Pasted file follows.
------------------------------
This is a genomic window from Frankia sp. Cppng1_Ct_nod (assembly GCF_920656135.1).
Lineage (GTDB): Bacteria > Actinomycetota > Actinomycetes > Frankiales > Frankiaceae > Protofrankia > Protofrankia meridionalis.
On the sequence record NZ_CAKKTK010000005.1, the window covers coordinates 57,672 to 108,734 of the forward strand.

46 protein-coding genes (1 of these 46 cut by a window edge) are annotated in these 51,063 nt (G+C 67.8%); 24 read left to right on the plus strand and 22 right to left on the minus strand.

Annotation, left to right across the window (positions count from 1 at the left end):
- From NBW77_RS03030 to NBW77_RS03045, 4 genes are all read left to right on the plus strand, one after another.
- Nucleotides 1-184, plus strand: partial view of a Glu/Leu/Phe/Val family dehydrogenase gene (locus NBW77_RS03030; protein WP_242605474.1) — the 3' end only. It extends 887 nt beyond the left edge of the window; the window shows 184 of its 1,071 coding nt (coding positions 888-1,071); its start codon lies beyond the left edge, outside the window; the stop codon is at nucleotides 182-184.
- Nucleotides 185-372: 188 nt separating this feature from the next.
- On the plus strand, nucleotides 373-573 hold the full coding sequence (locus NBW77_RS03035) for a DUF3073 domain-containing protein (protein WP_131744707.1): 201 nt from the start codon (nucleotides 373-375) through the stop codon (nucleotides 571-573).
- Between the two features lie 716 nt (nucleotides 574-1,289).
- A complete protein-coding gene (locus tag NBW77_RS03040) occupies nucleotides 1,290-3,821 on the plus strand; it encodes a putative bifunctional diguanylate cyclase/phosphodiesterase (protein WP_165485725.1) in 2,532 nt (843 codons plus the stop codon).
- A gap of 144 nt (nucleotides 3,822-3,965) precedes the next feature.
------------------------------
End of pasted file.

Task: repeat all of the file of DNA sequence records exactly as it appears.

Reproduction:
This is a genomic window from Frankia sp. Cppng1_Ct_nod (assembly GCF_920656135.1).
Lineage (GTDB): Bacteria > Actinomycetota > Actinomycetes > Frankiales > Frankiaceae > Protofrankia > Protofrankia meridionalis.
On the sequence record NZ_CAKKTK010000005.1, the window covers coordinates 57,672 to 108,734 of the forward strand.

46 protein-coding genes (1 of these 46 cut by a window edge) are annotated in these 51,063 nt (G+C 67.8%); 24 read left to right on the plus strand and 22 right to left on the minus strand.

Annotation, left to right across the window (positions count from 1 at the left end):
- From NBW77_RS03030 to NBW77_RS03045, 4 genes are all read left to right on the plus strand, one after another.
- Nucleotides 1-184, plus strand: partial view of a Glu/Leu/Phe/Val family dehydrogenase gene (locus NBW77_RS03030; protein WP_242605474.1) — the 3' end only. It extends 887 nt beyond the left edge of the window; the window shows 184 of its 1,071 coding nt (coding positions 888-1,071); its start codon lies beyond the left edge, outside the window; the stop codon is at nucleotides 182-184.
- Nucleotides 185-372: 188 nt separating this feature from the next.
- On the plus strand, nucleotides 373-573 hold the full coding sequence (locus NBW77_RS03035) for a DUF3073 domain-containing protein (protein WP_131744707.1): 201 nt from the start codon (nucleotides 373-375) through the stop codon (nucleotides 571-573).
- Between the two features lie 716 nt (nucleotides 574-1,289).
- A complete protein-coding gene (locus tag NBW77_RS03040) occupies nucleotides 1,290-3,821 on the plus strand; it encodes a putative bifunctional diguanylate cyclase/phosphodiesterase (protein WP_165485725.1) in 2,532 nt (843 codons plus the stop codon).
- A gap of 144 nt (nucleotides 3,822-3,965) precedes the next feature.